Maximise the return on investment on your facilities and assets

One of the most significant expenses incurred in running location-based service delivery in the health and community services sector is the cost of providing and maintaining facilities. Whether you are a hospital, a provider of residential aged care, disability accommodation, or other facility based health and community services, it’s critical to ensure your facilities, and the required specialist modifications within them, are not just in good condition but also capable of providing those services to the highest standard.

To deliver the best business outcomes, including a maximum possible return on investment, asset management of these facilities and related components needs to shift from a 'condition' approach to a 'level of service' approach.

Done right, this enables facilities to rapidly adapt to the changing customer and staff expectations of service delivery. For example, the introduction of the NDIS (National Disability Insurance Scheme) forced many service providers to pivot their services and delivery, directly impacting on the assets used to provide them.

A 'level of service' approach evolves from simply assessing facilities maintenance based on the condition of the asset, to evaluating many asset parameters including capacity, fit-for-purpose, condition and frequency of use.

This is a strategic approach, requiring high-level asset management plans that consider the current condition and functionality of the asset, asset degradation, and the treatments needed to deliver its service potential. To be agile enough to keep up, this approach needs to be part of the long-term planning process and funding - rather than a reactionary change.

To get the most out of their facilities, service providers need to develop a holistic, enterprise approach to facilities management that considers the strategic, tactical and operational lifecycle of assets. This can be challenging in an environment where facilities management and its systems are siloed from the rest of the business.

While tactical asset management is all about delivering capital programs of work, operational asset management manages the ongoing maintenance of facilities, ensuring any compliance in the process. In contrast to both, Strategic Asset Management determines the optimised future spend to refurbish or upgrade existing facilities, as well as construct new facilities to meet future demands.

Done right, an optimised asset intervention program can be correctly seated amongst all potential projects on the organisation's radar - scored and ranked to provide a targeted program of projects to deliver maximum return on asset investment balanced with competing for discretionary projects and activities.

There are generally stakeholders throughout the organisation invested in the operational and financial management of its facilities. However, both the facilities manager and associated information management systems are not always integrated with the rest of the institution's corporate system architecture.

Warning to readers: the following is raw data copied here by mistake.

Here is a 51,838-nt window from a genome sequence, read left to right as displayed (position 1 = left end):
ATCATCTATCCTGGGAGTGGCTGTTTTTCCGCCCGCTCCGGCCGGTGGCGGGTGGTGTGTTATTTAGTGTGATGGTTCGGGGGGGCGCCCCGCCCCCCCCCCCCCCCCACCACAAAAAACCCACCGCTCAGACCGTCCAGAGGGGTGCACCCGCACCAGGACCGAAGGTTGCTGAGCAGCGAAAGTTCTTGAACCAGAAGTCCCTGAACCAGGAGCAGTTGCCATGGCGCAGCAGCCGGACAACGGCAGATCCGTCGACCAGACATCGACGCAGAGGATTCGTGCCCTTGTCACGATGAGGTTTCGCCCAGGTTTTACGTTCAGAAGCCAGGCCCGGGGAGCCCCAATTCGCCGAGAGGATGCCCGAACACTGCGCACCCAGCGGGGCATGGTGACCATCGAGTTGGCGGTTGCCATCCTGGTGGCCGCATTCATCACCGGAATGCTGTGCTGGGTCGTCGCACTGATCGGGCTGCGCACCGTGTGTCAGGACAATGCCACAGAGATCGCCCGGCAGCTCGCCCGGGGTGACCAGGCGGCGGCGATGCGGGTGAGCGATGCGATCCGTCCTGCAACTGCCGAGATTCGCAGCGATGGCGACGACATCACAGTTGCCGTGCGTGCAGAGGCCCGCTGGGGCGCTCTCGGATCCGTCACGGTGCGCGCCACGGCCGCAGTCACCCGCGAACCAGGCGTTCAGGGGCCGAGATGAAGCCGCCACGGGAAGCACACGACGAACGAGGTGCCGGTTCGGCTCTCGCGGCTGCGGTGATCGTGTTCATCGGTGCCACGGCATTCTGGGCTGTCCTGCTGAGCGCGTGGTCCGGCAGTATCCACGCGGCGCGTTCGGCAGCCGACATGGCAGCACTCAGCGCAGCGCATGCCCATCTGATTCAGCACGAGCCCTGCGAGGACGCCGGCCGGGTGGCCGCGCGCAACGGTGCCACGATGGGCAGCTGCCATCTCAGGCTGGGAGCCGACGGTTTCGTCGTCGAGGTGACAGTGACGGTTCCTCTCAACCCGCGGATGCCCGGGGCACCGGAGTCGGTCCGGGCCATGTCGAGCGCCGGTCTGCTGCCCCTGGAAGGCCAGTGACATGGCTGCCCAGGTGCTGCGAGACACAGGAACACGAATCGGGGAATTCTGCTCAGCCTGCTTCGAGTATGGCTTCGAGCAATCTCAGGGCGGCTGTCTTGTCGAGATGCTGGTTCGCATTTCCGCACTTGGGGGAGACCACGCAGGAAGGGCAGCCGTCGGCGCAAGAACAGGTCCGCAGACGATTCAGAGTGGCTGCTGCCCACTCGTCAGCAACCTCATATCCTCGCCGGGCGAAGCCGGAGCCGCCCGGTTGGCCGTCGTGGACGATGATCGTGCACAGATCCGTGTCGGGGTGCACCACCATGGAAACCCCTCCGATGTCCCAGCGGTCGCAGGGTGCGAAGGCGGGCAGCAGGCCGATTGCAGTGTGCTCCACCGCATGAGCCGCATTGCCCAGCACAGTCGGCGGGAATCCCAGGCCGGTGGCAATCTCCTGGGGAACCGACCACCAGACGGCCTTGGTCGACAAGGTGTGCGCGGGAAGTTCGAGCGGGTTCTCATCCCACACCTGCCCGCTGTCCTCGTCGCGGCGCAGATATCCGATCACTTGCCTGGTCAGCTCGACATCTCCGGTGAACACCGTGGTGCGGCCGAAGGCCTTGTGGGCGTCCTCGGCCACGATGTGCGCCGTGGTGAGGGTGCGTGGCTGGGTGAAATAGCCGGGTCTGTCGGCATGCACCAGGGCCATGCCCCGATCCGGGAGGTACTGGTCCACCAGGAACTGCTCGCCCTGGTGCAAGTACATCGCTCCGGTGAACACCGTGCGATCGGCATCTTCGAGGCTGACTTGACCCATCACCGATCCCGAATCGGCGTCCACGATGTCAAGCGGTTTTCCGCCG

If you are operating with disparate systems for financials, building management and contract management, it is challenging to improve outcomes and long-term planning. Similarly, you will have trouble managing assets from the acquisition or capital construction, right through the operating life.

Using one integrated information system for all stakeholders offers a single source of truth and transparency across the entire organisation. It ensures the CFO has full visibility of facilities maintenance costs, utilisation measurements and operational costs.

A true enterprise facilities asset management system will allow an organisation to improve asset visibility and gain compliance, by ensuring all the components are operating cohesively and not in isolation. It will allow entire lifecycle management of the facilities - from capital project management to long-term strategic planning.

For best practice, you need to consider more than just the day-to-day management of buildings. To get the most out of your facilities, you need to be able to determine for the next twenty years or more, what you need to spend, on what assets, when, and why. This allows for a more accurate and scientific assessment of long-term capital planning, with the confidence that money will be spent on the right assets at the right time for the right reasons.

With the targeted list of projects in hand, the organisation should, in the same system, put these projects through a defined governance methodology including cost estimates, risks, benefits, issue management, change requests, schedules, work breakdown structure and budgeting.

Project delivery in that same system that encompasses tightly integrated financial transactions from sources such as contract schedules and claims, human resources and payroll timesheets, inventory and purchasing should seamlessly flow to asset capitalisation and operational handover.

Publish date

05 Nov 2020

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